For Father’s Day: do girls and women depend on their father’s approval?

First, read this.

Key excerpt:

In my research into the lives of some 75 high-achieving, clearly independent women, I knew that I would find a powerful connection between them and the first men in their lives. Many other studies have confirmed it. What surprised me was how deep (and surprisingly traditional) the bond is, how powerful it remains throughout their lives, and how resilient it can be—even when a father has caused it grievous harm.

And this:

No matter how successful their careers, how happy their marriages, or how fulfilling their lives, women told me that their happiness passed through a filter of their fathers’ reactions. Many told me that they tried to remove the filter and—much to their surprise—failed.

We know that fathers play a key role in the development and choices of their daughters. But even for women whose fathers had been neglectful or abusive, I found a hunger for approval. They wanted a warm relationship with men who did not deserve any relationship at all.

Part of this need takes form early in life—when a father is a girl’s portal to the world of men. I call fathers a girl’s GPS—gender positioning system. It’s how women begin to orient themselves in a confusing and (especially of late) fluid landscape of gender expectations.

Question: Are girls’ reactions to their father hard-wired because of their necessary reliance on Heavenly Father? Do girls depend on male approval because they also depend on Heavenly Father’s approval and do they (unconsciously) expect men to partially fill that role on Earth?

Or is this entire article bunk?

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About Geoff B.

Geoff B has had three main careers. Some of them have overlapped. After attending Stanford University (class of 1985), he worked in journalism for several years until about 1992, when he took up his second career in telecommunications sales. In 1995, he took up his favorite and third career as father. Soon thereafter, Heavenly Father hit him over the head with a two-by-four (wielded by the Holy Ghost) and he woke up from a long sleep. Since then, he's been learning a lot about the Gospel. He still has a lot to learn. Geoff's held several Church callings: young men's president, high priest group leader, member of the bishopric, stake director of public affairs, media specialist for church public affairs, high councilman. He tries his best in his callings but usually falls short. Geoff has five children and lives in Colorado.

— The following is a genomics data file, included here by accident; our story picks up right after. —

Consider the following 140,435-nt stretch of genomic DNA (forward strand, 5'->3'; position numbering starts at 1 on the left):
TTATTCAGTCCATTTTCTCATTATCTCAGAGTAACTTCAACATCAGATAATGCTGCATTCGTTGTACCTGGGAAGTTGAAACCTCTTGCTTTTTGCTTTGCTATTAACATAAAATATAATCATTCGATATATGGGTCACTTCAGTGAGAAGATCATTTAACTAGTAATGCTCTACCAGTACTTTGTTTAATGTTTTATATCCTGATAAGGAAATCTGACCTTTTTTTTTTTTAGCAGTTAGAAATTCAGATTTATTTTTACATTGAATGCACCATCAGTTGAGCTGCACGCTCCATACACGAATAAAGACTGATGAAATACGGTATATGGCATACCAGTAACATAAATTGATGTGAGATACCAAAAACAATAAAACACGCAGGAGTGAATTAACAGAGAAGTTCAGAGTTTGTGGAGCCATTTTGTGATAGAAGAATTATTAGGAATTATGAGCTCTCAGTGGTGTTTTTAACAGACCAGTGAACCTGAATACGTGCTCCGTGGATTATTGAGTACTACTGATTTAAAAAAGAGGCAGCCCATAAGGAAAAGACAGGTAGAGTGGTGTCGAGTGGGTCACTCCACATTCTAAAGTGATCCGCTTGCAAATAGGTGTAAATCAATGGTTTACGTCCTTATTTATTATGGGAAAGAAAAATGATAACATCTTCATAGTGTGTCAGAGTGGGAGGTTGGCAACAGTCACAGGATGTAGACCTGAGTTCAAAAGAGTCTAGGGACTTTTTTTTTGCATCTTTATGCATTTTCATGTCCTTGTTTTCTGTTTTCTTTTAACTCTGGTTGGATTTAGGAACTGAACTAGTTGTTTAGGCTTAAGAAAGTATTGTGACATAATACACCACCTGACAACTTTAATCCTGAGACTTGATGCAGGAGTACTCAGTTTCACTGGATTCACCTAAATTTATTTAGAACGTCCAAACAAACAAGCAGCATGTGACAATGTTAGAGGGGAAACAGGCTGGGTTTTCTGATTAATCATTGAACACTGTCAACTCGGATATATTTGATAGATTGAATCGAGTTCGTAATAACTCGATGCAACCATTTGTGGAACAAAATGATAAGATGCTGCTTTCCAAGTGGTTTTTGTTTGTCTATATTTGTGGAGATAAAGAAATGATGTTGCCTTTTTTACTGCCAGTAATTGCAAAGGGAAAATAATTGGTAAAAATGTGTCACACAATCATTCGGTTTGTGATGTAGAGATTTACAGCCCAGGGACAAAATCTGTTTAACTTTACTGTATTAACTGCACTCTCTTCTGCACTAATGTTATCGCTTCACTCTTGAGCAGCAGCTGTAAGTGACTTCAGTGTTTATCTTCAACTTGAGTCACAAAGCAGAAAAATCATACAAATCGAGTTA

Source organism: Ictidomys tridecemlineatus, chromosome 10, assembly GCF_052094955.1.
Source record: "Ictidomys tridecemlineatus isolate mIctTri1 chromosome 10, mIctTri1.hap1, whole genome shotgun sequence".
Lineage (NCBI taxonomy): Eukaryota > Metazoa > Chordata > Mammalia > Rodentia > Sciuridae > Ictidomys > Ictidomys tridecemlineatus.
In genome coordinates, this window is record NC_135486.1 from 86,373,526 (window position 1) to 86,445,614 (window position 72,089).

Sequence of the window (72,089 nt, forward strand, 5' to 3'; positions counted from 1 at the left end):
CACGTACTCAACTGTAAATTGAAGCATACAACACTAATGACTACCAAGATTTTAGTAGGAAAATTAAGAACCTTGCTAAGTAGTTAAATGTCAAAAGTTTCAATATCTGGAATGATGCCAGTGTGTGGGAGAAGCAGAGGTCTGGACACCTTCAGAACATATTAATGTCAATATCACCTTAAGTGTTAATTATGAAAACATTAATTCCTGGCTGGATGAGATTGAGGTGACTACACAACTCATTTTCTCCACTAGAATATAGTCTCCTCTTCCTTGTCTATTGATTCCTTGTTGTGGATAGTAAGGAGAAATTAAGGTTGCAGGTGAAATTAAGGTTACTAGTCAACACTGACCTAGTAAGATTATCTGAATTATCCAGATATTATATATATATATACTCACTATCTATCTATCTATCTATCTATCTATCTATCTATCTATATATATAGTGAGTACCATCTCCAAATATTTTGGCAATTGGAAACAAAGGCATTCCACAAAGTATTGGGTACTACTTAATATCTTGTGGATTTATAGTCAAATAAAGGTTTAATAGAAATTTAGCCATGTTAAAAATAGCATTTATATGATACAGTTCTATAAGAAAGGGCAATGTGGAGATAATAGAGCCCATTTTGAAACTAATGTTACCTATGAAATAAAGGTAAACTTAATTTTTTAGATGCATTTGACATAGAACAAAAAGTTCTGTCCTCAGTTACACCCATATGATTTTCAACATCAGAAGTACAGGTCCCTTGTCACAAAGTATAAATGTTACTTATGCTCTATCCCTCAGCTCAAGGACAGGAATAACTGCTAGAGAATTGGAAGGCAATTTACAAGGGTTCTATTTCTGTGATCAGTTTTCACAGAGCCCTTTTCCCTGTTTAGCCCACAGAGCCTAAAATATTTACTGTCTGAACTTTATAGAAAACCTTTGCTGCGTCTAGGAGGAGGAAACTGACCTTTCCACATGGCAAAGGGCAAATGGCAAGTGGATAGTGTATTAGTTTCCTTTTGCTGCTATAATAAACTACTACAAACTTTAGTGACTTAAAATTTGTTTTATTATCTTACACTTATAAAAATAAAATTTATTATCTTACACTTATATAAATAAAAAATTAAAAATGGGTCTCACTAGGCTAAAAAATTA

4 thoughts on “For Father’s Day: do girls and women depend on their father’s approval?

  1. I have a 13 year old girl. I think it is about earthly dynamics, not about Heavenly Father. I don’t feel strong gender feelings about my Heavenly Father….perhaps because I know I have Heavenly Parents.
    I think my daughter has always had me and knows she can count on me. She gets something different from her father. I have seen the importance of that relationship increase as she now makes her way in the world.
    Girls without fathers are more likely to seek relationships with boys on a higher sexual level. They feel a void. Plenty of research on girls without fathers and the consequences, showing the importance of a loving father in the home.
    It was on the bloggernacle that someone with teen girls said to go “Heavy on the interest, light on the criticism.” I think it is probably the best advice for fathers of girls ever. That is what I needed and still need from my father now. That is what I truly believe my teen daughter needs right now.

  2. I wager women are dependent on their mother’s approval for internal identity and on their father’s more for external identity. I doubt it’s hard wired as much as it is cultural. Their fathers own them in a sense, historically speaking, which makes it natural for them to want their approval.

  3. You would think that a girl growing up without a father would, per feminism, become more Independence minded. The mother would teach the daughter a pride in themselves as women. However, that isn’t the what happens. Studies have shown (although dismissed by some) that a family without a father is more likely to be in poverty. The women become sexual objects to the men while they also become mothers much earlier in life with no connection to anyone. Government assistance often becomes the financial father without the love and attention.

  4. Children that are raised without fathers have vastly higher rates of crime and juvenile delinquency. Attempts to improve on the God given union of Man and Woman, or even to just do without it, have proven to be folly.

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